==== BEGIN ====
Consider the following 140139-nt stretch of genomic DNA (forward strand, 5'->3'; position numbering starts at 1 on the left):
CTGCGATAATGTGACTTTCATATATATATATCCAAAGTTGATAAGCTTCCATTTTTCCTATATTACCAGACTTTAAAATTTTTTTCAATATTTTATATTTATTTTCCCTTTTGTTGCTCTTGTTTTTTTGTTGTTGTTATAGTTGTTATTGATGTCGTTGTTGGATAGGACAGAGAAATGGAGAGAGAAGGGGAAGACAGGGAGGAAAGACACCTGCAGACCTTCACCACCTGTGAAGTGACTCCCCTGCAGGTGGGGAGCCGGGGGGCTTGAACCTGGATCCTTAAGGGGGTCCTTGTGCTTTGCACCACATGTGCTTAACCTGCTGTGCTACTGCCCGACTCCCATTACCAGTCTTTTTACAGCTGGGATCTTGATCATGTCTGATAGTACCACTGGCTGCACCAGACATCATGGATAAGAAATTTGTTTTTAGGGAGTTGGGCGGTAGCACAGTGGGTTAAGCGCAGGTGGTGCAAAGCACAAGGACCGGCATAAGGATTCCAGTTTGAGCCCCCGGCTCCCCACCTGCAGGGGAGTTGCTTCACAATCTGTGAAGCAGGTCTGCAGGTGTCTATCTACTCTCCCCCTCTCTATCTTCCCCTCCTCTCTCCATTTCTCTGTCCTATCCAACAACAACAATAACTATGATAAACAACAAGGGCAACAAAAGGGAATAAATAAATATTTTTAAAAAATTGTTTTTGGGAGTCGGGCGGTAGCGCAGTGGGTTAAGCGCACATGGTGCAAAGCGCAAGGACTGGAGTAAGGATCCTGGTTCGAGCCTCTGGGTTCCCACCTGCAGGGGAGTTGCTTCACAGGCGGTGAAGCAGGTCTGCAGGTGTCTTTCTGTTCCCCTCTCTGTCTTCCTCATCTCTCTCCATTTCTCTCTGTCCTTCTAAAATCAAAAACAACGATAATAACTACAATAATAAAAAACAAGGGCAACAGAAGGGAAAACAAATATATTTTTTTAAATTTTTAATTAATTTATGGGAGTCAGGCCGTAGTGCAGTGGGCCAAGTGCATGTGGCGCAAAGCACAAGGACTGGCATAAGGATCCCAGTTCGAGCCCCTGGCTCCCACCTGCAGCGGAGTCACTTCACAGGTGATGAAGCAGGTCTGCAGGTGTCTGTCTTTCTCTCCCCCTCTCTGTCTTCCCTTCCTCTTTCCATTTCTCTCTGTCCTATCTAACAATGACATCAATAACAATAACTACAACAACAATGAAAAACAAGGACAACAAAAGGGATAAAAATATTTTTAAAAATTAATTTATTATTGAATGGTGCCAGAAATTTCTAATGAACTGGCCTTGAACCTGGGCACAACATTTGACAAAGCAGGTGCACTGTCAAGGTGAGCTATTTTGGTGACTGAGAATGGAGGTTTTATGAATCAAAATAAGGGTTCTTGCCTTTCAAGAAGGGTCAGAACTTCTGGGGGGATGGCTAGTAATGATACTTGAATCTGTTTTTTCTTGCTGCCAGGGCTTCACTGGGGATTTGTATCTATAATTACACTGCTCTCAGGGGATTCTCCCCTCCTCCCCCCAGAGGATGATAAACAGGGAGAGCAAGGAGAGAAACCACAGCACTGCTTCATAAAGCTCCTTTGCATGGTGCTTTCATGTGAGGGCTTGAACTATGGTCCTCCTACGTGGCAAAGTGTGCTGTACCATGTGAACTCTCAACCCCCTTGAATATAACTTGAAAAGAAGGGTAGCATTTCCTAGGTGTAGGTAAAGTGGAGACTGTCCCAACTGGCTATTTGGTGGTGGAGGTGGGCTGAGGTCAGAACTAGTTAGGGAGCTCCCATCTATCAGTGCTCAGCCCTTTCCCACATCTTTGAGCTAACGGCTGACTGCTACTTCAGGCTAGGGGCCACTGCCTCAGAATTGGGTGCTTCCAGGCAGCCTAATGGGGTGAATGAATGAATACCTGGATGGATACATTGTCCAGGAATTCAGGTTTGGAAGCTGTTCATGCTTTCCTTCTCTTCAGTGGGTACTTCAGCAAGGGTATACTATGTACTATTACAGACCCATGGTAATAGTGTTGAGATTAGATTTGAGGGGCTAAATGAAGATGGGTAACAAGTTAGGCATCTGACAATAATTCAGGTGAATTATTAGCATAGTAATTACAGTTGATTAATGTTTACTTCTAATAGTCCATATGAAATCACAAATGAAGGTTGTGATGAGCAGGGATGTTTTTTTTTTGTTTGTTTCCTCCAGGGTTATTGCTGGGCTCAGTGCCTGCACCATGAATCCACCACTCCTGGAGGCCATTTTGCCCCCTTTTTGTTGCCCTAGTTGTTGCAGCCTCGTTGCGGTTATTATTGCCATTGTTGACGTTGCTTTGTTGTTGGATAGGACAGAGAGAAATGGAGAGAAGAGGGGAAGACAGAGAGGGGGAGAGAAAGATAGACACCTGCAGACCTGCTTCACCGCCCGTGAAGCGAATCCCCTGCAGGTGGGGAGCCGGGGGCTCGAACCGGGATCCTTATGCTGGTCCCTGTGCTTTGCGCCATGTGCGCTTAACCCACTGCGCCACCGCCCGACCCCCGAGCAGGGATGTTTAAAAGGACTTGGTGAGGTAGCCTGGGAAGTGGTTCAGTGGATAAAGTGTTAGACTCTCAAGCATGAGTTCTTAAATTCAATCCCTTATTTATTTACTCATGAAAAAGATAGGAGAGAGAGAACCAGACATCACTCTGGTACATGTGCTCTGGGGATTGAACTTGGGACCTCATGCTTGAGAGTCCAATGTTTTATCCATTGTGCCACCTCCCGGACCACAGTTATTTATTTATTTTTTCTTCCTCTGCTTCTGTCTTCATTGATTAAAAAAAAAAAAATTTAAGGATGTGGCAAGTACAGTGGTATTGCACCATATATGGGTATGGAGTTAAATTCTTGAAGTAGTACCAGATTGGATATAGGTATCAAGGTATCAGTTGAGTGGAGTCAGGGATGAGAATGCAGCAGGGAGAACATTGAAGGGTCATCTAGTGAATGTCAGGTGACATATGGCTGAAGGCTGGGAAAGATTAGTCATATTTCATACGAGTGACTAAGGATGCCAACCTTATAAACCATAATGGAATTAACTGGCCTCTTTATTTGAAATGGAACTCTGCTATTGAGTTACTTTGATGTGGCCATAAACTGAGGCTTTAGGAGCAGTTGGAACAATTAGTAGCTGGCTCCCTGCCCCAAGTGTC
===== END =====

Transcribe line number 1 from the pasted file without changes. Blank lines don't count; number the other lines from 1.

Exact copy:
Consider the following 140139-nt stretch of genomic DNA (forward strand, 5'->3'; position numbering starts at 1 on the left):